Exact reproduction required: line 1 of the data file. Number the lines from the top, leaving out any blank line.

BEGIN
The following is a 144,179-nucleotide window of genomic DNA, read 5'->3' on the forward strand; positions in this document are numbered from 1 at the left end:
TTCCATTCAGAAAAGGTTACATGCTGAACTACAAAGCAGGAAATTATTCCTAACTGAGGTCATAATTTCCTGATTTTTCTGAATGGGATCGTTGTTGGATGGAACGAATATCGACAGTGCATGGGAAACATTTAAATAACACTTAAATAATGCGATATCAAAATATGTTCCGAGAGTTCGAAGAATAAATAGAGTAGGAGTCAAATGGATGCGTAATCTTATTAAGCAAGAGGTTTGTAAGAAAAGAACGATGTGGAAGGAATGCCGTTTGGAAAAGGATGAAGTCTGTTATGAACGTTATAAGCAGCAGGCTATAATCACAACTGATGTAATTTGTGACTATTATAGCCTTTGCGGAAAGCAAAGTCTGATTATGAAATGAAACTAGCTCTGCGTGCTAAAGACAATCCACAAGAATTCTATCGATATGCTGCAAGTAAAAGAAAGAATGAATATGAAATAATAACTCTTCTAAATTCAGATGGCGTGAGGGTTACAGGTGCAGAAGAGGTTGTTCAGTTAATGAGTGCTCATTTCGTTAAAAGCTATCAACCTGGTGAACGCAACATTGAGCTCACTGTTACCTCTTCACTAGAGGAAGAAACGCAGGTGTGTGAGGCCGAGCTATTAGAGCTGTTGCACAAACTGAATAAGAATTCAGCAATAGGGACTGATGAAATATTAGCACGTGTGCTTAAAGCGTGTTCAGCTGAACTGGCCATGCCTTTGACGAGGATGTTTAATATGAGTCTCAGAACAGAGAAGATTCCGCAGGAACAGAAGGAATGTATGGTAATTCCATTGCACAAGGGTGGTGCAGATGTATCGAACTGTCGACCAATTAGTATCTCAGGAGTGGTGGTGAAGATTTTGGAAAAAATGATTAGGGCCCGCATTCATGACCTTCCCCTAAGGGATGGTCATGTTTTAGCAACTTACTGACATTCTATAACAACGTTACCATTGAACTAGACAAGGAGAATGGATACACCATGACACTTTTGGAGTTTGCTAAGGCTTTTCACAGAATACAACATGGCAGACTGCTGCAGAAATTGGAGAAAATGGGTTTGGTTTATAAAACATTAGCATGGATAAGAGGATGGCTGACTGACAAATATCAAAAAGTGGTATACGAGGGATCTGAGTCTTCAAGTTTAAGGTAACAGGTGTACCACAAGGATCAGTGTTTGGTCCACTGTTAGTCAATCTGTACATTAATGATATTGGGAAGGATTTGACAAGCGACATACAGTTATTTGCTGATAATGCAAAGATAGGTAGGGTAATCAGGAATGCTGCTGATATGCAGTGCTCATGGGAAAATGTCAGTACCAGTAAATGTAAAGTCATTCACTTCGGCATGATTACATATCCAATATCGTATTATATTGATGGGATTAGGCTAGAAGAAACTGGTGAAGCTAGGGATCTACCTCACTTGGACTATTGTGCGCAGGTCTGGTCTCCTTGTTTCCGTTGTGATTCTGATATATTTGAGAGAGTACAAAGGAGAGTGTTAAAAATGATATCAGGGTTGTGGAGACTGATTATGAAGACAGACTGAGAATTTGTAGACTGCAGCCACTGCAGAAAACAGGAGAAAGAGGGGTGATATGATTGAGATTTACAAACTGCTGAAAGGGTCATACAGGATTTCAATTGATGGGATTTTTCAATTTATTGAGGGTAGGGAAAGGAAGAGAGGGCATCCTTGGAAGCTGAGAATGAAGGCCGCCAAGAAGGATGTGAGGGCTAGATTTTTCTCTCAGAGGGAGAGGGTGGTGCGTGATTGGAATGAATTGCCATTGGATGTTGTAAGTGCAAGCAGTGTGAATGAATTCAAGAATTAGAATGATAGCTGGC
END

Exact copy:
The following is a 144,179-nucleotide window of genomic DNA, read 5'->3' on the forward strand; positions in this document are numbered from 1 at the left end: